Roadmaster 1992

Throttle Body Assembly

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Location



The TPS sensor is connected to the throttle shaft at the TBI unit.

Click image to see an enlarged view

Fig. TPS sensor-1991-1993

Operation



The Throttle Position Sensor (TPS) is a Linear Potentiometer that monitors the throttle position. The TPS operates within a 5 volt DC reference range, and provides a linear input signal to the Powertrain Control Module (PCM). The PCM uses data from the TPS to calculate air-fuel mixture, ignition timing, fuel injector pulse width, and transmission/transaxle gear position.

Removal & Installation



  1. Before servicing the vehicle, refer to the Precautions Section.
    NOTE
    Disconnecting the negative battery cable on some vehicles may interfere with the functions of the on-board computer systems and may require the computer to undergo a relearning process, once the negative battery cable is reconnected.


    NOTE
    If working near and/or around the SRS system and components, be sure to properly disable the SRS system. See disarming/arming the SRS system.

  2.  
  3. Disconnect the negative battery cable.
  4.  
  5. Disconnect the TPS electrical connector.
  6.  
  7. Remove the 2 mounting screws.
  8.  
  9. Remove the TPS and, if equipped, TPS seal from the throttle body.

    Click image to see an enlarged view

    Fig. TPS sensor-1991-1993



    Click image to see an enlarged view

    Fig. TBI unit and related components-1991-1993

  10.  

To install:


NOTE
Be sure to use new fasteners, as required.


NOTE
Use the correct fastener in the correct location. Replacement fasteners must be the correct part number for that application. Fasteners requiring replacement or fasteners requiring the use of thread sealer are identified. Do not use paints, lubricants or corrosion inhibitors on fasteners or fastener joint surfaces unless specified. These coatings affect fastener torque and joint clamping force and may damage the fastener. Use the correct tightening sequence and specifications when installing fasteners.

  1. Place the TPS in position. Align the TPS lever with the TPS drive lever on the throttle body.
  2.  
  3. Install the 2 TPS mounting screws.
  4.  
  5. Connect the electrical connector.
  6.  
  7. Connect the negative battery cable.
  8.  
  9. Using the GM diagnostic scan tool or aftermarket equivalent reprogram the necessary systems and components. Be sure to follow the scan tool manufacturer-s directions.
  10.  

Testing




NOTE
Refer to the Electrical Wiring Diagram for component and connector locations, connector views, and circuit-specific information.

Connection & Wiring Diagnosis

Refer to the Electrical Wiring Diagram for component and connector locations, connector views, and circuit-specific information.  

Many intermittent open or short circuits may be caused by wiring harness and connector movement due to vibration, engine torque, bumps and rough pavement, etc.

  1. Test the wiring harness and connectors by performing the following tests:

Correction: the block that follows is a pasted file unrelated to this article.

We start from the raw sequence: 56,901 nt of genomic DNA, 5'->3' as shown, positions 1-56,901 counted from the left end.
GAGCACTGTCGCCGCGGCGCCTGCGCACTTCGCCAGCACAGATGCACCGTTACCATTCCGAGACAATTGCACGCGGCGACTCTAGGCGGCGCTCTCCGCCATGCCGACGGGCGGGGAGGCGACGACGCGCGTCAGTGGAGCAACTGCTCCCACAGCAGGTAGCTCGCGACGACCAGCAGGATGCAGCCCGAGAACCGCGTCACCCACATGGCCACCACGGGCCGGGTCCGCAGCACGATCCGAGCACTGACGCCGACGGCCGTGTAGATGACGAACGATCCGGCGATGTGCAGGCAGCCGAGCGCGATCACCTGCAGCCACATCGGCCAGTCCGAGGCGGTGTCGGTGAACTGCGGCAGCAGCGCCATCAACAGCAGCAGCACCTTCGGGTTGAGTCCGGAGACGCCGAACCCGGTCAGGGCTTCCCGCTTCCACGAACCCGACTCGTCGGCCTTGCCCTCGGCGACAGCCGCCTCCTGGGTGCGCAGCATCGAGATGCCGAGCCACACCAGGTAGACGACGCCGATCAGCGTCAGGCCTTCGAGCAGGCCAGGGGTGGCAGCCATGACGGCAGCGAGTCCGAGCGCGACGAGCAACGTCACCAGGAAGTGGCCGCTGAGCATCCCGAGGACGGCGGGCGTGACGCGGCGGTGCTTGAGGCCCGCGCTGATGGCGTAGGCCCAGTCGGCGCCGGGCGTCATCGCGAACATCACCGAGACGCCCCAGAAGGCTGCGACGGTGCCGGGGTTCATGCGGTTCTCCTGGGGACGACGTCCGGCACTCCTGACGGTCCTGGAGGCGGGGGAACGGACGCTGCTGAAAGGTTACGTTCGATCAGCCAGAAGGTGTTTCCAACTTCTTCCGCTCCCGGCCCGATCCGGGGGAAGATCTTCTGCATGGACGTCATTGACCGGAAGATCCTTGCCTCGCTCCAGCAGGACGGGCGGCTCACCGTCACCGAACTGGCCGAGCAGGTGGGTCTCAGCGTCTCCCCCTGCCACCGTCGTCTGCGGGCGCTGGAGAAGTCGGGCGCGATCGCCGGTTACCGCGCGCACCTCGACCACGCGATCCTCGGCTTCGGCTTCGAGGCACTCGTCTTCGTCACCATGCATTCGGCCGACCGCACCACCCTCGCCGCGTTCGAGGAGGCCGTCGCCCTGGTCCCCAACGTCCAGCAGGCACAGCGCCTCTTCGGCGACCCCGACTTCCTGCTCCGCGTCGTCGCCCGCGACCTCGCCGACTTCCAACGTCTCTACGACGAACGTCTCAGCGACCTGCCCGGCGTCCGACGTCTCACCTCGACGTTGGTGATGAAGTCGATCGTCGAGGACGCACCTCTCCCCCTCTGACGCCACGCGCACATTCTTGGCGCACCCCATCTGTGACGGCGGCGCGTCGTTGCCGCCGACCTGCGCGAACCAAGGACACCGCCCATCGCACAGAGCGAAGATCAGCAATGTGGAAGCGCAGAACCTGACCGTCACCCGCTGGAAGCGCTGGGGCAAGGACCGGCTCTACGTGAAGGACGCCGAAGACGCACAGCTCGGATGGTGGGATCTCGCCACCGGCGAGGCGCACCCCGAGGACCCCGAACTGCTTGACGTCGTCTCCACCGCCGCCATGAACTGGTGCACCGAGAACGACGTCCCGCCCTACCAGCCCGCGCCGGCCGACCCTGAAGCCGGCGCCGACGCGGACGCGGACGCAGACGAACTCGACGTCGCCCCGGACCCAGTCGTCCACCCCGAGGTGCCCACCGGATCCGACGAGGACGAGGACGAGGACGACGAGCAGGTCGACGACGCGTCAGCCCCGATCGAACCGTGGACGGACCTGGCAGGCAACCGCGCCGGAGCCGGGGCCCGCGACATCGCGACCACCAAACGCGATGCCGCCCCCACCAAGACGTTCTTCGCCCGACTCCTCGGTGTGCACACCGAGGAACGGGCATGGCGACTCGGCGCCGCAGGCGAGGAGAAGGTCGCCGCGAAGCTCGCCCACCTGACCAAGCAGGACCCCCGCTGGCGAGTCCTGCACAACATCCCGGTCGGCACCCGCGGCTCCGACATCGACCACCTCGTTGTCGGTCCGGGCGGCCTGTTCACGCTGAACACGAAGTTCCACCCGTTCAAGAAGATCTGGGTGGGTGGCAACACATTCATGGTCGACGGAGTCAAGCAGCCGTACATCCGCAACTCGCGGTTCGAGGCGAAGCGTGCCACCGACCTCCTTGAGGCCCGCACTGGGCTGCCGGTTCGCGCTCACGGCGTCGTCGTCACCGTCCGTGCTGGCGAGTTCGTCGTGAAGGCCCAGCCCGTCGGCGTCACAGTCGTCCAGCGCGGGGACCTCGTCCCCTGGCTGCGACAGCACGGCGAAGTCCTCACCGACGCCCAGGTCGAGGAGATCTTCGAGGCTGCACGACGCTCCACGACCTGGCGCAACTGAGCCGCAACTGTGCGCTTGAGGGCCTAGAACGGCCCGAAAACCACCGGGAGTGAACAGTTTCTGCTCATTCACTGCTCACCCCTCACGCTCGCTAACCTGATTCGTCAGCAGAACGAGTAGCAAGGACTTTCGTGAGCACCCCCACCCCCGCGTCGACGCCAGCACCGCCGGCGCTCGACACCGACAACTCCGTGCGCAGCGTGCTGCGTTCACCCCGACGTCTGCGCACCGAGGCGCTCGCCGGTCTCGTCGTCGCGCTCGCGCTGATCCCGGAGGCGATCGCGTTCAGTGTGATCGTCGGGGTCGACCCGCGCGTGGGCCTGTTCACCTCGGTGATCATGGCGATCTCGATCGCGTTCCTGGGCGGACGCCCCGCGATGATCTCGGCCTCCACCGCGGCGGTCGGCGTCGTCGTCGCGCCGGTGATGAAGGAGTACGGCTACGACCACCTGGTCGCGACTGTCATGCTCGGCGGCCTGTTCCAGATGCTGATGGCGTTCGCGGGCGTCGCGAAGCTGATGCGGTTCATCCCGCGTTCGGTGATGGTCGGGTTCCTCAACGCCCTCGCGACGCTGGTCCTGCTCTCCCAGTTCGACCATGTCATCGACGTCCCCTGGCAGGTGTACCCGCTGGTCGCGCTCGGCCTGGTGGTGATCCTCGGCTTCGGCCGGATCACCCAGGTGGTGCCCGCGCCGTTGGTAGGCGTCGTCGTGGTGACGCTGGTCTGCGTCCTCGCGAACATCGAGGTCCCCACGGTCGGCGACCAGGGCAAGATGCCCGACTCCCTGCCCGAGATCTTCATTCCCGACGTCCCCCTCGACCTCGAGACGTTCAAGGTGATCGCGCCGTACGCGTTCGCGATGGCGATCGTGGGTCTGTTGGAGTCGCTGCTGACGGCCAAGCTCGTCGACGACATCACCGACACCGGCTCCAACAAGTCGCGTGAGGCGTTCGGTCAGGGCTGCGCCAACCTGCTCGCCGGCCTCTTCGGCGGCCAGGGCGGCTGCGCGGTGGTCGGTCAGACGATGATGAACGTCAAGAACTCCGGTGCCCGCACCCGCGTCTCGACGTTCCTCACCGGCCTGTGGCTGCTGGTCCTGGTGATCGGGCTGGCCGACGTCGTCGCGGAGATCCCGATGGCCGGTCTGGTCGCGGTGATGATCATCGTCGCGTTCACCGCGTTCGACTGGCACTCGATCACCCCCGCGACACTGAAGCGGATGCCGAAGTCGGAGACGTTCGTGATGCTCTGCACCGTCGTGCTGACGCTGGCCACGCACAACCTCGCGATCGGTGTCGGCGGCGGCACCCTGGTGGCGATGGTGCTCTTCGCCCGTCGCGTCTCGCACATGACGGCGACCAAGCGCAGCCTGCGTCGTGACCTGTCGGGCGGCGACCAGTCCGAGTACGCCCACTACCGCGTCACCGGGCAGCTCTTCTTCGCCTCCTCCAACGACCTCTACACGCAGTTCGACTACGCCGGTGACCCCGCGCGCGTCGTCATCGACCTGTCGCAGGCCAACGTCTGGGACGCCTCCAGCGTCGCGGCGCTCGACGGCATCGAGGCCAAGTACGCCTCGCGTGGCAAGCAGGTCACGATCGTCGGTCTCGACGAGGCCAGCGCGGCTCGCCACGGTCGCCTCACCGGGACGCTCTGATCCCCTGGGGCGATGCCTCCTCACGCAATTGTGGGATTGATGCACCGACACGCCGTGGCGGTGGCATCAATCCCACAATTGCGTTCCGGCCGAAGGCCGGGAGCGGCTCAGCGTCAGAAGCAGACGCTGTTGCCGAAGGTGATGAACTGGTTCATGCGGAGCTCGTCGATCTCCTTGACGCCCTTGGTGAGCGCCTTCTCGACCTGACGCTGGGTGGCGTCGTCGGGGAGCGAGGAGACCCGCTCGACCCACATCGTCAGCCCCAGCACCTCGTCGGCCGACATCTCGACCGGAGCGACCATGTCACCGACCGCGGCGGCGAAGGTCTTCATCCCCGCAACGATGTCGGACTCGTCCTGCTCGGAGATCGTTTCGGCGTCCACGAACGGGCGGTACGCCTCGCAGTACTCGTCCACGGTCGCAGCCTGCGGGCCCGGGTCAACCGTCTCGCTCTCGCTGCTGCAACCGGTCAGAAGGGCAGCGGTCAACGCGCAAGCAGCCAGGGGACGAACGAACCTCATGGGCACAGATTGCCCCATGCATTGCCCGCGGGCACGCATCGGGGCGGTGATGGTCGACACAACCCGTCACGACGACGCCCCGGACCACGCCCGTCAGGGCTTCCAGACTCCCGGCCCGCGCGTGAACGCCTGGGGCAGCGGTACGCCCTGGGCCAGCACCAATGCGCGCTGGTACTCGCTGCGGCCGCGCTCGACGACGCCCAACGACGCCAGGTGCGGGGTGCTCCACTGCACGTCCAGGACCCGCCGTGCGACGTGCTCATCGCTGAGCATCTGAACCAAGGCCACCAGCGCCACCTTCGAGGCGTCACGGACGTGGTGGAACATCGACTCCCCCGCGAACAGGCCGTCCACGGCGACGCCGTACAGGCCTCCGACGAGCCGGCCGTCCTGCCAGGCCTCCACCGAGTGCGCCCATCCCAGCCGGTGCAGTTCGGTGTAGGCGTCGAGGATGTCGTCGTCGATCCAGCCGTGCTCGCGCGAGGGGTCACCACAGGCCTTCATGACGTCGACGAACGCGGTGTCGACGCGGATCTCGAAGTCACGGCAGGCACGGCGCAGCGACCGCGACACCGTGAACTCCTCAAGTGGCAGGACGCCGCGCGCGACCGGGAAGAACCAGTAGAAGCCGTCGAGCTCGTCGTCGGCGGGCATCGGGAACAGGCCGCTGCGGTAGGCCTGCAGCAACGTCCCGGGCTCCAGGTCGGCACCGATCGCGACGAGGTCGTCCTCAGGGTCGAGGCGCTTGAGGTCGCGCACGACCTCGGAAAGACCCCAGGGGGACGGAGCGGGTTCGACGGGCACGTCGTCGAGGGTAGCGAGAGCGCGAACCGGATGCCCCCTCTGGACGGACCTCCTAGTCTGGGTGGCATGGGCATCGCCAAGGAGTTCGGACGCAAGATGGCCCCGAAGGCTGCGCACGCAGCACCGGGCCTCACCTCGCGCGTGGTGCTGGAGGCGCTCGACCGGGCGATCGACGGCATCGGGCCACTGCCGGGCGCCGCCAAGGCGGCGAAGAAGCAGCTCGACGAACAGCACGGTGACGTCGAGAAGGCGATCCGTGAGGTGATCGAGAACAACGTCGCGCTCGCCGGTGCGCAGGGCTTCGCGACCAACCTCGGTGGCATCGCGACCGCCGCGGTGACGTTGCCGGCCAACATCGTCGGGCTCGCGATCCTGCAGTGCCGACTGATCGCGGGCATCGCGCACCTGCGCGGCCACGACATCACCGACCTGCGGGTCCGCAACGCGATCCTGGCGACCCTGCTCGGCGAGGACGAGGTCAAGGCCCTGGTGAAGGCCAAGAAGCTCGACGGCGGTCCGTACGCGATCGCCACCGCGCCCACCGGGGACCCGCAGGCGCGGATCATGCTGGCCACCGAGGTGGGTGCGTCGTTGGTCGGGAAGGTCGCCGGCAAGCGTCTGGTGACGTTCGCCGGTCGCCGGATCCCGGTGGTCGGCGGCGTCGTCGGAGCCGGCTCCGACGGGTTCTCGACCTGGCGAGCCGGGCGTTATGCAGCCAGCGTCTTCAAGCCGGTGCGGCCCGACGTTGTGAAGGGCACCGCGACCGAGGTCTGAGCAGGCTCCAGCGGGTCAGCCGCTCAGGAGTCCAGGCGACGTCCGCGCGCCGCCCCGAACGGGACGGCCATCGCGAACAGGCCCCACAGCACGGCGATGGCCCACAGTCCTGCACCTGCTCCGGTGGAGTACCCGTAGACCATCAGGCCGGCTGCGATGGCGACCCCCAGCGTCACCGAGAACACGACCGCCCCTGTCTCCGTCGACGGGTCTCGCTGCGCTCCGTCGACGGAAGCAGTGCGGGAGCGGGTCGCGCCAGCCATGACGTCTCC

Move the related connectors and wiring while monitoring the appropriate scan tool data.
     
    Move the related connectors and wiring with the component commanded ON and OFF. Using a suitable the scan tool, observe the component operation.
     
    With the engine running, move the related connectors and wiring while monitoring component operation.
     
    If harness or connector movement affects the data displayed, the component and system operation, or the engine operation, inspect and repair the harness or connections as necessary.
     

  2.  
  3. Test the connector terminal pins and/or wiring by performing the following tests:

    Inspect for incorrect mating of the connector halves, or terminals not fully seated in the connector body.
     
    Inspect for improperly formed or damaged terminals and test for incorrect terminal tension.
     
    Inspect for poor terminal to wire connections including terminals crimped over insulation. This requires removing the terminal from the connector body.
     
    Inspect for corrosion or water intrusion. Pierced or damaged insulation can allow moisture to enter the wiring. The conductor can corrode inside the insulation with little visible evidence. Look for swollen and/or brittle sections of wire in the suspect circuits.
     
    Inspect for wires that are broken inside the insulation by gently pulling on suspect sections of wiring.
     

  4.  

Related Diagnostic Trouble Codes


Click image to see an enlarged view

Fig. Related Diagnostic Trouble Codes

Throttle Position Sensor

A properly operating TPS should display a linear -sweep- of the entire throttle range, and should not exhibit any voltage drop or signal break. If the feedback signal is not within the specified range, additional diagnosis is required in order to determine the proper function of the TPS, or if a fault exists in any related sub-systems.

Click image to see an enlarged view

Fig. Throttle Position Sensor Range Chart

Throttle Position Sensor Strategy

The TPS provides a linear input signal to the Powertrain Control Module (PCM), which is used to monitor the throttle position. The TPS monitors the entire range of throttle opening from 0.5 volts DC (0%) 4.5 volts DC (100%). In modern drive-by-wire throttle control systems, the TPS provides data to the PCM in order to calculate the desired throttle position, in addition to air-fuel mixture, ignition timing, fuel injector pulse width, and transmission/transaxle gear position.

The TPS utilizes positive coefficient logic: as the accelerator position is increased, the voltage is increased.

 
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